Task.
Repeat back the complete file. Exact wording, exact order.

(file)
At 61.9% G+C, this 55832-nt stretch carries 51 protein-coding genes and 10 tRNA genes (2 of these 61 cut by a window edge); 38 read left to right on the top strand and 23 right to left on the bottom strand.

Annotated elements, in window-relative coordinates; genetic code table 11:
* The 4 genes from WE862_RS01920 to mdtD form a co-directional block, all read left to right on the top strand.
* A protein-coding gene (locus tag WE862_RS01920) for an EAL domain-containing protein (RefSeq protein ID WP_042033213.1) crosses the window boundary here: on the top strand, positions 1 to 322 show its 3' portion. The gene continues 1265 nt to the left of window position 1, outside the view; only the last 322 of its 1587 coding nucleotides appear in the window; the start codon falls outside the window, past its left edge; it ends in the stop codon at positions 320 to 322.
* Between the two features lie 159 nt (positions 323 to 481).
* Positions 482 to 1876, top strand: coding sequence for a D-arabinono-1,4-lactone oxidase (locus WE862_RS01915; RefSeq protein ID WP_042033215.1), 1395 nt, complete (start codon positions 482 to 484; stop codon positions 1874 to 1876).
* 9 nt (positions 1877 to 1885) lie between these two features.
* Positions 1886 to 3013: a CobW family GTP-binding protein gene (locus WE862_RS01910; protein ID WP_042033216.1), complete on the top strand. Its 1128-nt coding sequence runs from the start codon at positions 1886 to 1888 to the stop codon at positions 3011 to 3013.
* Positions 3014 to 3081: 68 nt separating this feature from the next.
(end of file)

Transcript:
At 61.9% G+C, this 55832-nt stretch carries 51 protein-coding genes and 10 tRNA genes (2 of these 61 cut by a window edge); 38 read left to right on the top strand and 23 right to left on the bottom strand.

Annotated elements, in window-relative coordinates; genetic code table 11:
* The 4 genes from WE862_RS01920 to mdtD form a co-directional block, all read left to right on the top strand.
* A protein-coding gene (locus tag WE862_RS01920) for an EAL domain-containing protein (RefSeq protein ID WP_042033213.1) crosses the window boundary here: on the top strand, positions 1 to 322 show its 3' portion. The gene continues 1265 nt to the left of window position 1, outside the view; only the last 322 of its 1587 coding nucleotides appear in the window; the start codon falls outside the window, past its left edge; it ends in the stop codon at positions 320 to 322.
* Between the two features lie 159 nt (positions 323 to 481).
* Positions 482 to 1876, top strand: coding sequence for a D-arabinono-1,4-lactone oxidase (locus WE862_RS01915; RefSeq protein ID WP_042033215.1), 1395 nt, complete (start codon positions 482 to 484; stop codon positions 1874 to 1876).
* 9 nt (positions 1877 to 1885) lie between these two features.
* Positions 1886 to 3013: a CobW family GTP-binding protein gene (locus WE862_RS01910; protein ID WP_042033216.1), complete on the top strand. Its 1128-nt coding sequence runs from the start codon at positions 1886 to 1888 to the stop codon at positions 3011 to 3013.
* Positions 3014 to 3081: 68 nt separating this feature from the next.